# AWS ECS

To install and run Kuma on AWS ECS execute the following steps:

Before continuing with the next steps, make sure to have AWS CLI installed (opens new window) and configured (opens new window).

The AWS CloudFormation scripts described in this page are parametrized, and we suggest to take a deeper look at those parameters before deploying Kuma.

Also, the scripts are leveraging AWS Fargate on top of AWS ECS.

# 1. Setup the environment

First we need to download the scripts that will setup our environment. The scripts are stored in the main GitHub repository of Kuma in the examples folders (opens new window).

To download the scripts locally:

$ curl --location --output - https://github.com/kumahq/kuma/archive/1.1.5.tar.gz | tar -z --strip 3 --extract --file=- "./kuma-1.1.5/examples/ecs/*yaml"
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Then we can proceed to install a kuma VPC:

$ aws cloudformation deploy \
    --capabilities CAPABILITY_IAM \
    --stack-name kuma-vpc \
    --template-file kuma-vpc.yaml
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# 2. Run Kuma CP

We can run Kuma in either standalone or multi-zone mode:

    The examples described above will allow access to the kuma-cp to all IPs. In production we should change --parameter-overrides AllowedCidr=0.0.0.0/0 to point to a more restricted subnet that will be used to administer the Kuma control plane.

    # Security Note

    Explore kuma-cp.yaml and kuma-cp-remote.yaml to set the appropriate ServerCert and ServerKey parameters. The examples above include pre-generated server certificate and key that are not suitable for production usage, therefore we recommend overriding these values with properly generated certificates with the DNS name in place.

    # Removing the Kuma control plane

    To remove the kuma-cp stack use (similarly for kuma-cp-global and kuma-cp-remote) we can execute:

    $ aws cloudformation delete-stack --stack-name kuma-cp
    
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    Before moving forward with the next steps, please write down the kuma-cp IP address accordingly as we will need its value to continue with the installation.

    # Kuma DNS

    The services within the Kuma mesh are exposed through their names (as defined in the kuma.io/service tag) in the .mesh DNS zone. In the default workload example presented in these instructions, our services will be available on httpbin.mesh.

    Run the following command to create the necessary forwarding rules in AWS Route53 and to leverage the integrated service discovery in kuma-cp:

    $ aws cloudformation deploy \
        --capabilities CAPABILITY_IAM \
        --stack-name kuma-dns \
        --template-file kuma-dns.yaml \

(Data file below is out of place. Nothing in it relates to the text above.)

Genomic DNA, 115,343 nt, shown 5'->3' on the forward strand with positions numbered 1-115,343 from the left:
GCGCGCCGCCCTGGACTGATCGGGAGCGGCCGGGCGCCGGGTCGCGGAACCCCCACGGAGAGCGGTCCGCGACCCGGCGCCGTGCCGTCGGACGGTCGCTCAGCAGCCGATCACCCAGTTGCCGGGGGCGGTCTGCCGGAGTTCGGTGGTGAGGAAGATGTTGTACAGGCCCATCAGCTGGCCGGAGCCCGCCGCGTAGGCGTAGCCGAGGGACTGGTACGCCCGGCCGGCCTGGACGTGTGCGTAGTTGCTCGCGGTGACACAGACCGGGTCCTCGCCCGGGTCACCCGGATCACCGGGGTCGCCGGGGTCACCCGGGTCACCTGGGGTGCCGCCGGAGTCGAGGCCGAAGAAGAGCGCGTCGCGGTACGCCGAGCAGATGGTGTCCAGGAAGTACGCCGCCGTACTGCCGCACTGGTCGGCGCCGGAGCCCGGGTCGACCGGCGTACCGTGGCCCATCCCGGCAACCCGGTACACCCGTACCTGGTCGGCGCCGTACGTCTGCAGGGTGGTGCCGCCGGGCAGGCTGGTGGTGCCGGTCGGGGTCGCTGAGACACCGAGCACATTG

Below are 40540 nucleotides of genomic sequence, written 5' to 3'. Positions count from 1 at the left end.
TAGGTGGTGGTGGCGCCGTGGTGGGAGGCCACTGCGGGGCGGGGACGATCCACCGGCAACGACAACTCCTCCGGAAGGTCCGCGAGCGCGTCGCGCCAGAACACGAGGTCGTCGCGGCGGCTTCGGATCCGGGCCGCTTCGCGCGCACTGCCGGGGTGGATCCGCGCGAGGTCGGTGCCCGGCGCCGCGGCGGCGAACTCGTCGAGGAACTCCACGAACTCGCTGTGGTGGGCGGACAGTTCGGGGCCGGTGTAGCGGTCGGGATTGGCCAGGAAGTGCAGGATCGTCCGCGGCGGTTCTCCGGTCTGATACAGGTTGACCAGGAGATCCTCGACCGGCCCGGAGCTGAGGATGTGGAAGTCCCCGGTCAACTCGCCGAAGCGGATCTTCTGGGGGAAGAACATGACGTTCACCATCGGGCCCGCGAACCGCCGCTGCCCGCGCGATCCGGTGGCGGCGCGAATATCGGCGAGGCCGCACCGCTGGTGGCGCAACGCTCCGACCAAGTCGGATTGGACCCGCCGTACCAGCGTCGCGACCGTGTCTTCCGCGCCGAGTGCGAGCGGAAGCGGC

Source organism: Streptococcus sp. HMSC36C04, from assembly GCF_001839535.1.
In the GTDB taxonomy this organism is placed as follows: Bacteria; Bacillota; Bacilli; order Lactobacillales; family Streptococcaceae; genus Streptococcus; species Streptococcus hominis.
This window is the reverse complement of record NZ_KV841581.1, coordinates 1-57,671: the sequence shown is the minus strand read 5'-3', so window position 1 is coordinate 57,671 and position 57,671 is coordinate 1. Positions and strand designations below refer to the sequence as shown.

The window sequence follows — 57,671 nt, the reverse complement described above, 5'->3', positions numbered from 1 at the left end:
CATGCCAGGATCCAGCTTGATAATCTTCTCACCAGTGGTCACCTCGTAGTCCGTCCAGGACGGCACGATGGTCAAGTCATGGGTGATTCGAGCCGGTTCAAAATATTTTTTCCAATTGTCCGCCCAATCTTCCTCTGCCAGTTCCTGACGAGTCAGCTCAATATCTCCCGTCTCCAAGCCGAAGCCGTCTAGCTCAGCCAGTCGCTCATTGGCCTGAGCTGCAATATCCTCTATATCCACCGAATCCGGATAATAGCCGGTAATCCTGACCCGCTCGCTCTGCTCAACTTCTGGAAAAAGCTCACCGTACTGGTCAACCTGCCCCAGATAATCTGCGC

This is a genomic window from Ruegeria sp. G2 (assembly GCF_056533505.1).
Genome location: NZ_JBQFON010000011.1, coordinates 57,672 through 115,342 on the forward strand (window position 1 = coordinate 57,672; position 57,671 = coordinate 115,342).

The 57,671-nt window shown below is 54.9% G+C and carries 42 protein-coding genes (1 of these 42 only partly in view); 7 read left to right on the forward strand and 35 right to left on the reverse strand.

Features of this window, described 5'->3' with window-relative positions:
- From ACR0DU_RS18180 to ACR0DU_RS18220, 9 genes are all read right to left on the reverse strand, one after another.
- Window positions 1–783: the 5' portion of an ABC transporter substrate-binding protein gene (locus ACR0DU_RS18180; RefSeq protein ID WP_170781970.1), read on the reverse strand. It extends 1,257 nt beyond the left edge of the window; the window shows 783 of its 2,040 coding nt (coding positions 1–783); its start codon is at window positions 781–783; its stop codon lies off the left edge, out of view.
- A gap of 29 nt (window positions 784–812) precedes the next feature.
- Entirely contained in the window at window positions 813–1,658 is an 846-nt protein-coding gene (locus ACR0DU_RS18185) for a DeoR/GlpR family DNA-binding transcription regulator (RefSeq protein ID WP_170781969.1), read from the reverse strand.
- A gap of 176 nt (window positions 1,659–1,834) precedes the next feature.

--parameter-overrides \
          DNSServer=<kuma-cp-ip>
    
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    The <kuma-cp-ip> value (retrieved from the AWS ECS web console or CLI) can be either the public or the private IP of kuma-cp. In multi-zone deployments, we will use the remote control plane IP address.

    We strongly recommend exposing the kuma-cp instances behind a load balancer, and use the IP of the load balancer as the DNSServer parameter value. This will ensure a more robust operation during upgrades, restarts and re-configurations.

    # 3. Run Kuma DP

    While we have installed the Kuma control plane successfully, we still need to start kuma-dp alongside our workloads. The workload.yaml file provided in the examples is an AWS CloudFormation template that showcases how we can kuma-dp as a sidecar container alongside an arbitrary, single port, service container in AWS ECS.

    # Generate the DP token

    In order to run the kuma-dp container, we have to issue an access token. The latter can be generated using the Admin API of the Kuma CP. Learn more about DP and CP security.

    In this example we'll show the simplest way to generate a new data plane proxy token by executing the following command on the same machine where kuma-cp is running (although this is only one of many ways to generate the data plane proxy token):

    $ ssh root@<kuma-cp-ip> "wget --header='Content-Type: application/json' --post-data='{\"mesh\": \"default\"}' -qO- http://localhost:5681/tokens"
    
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    Where <kuma-cp-ip> is the IP address of kuma-cp as it shows in AWS ECS. When asked, supply the default password root.

    The generated token is valid for all data plane proxies in the default mesh. Kuma also allows to generate data plane proxy token in a more restrictive way and bound to its name or tags (opens new window).

    Kuma allows much more advanced and secure ways to expose the /tokens endpoint. The full procedure is described in the following security documentation: data plane proxy authentication (opens new window), user to control plane communication (opens new window).

    # 4. Use Kuma

    Finally, retrieve the data plane proxy token generated in the previous step and use it in the following <token> placeholder:

      By doing so, we are deploying two instances of the httpbin container with a kuma-dp sidecar running alongside each one of them.

      The workload template has many parameters so that it can be customized with different workload images, service name and port, and more. You can find more information by looking at the template itself.

      # 4. Quickstart

      Congratulations! You have successfully installed Kuma on AWS ECS 🚀.

      In order to start using Kuma, it's time to check out the quickstart guide for Universal deployments. If you are using Docker you may also be interested in checking out the Kubernetes quickstart as well.

      Last Updated: 5/5/2021, 9:47:33 PM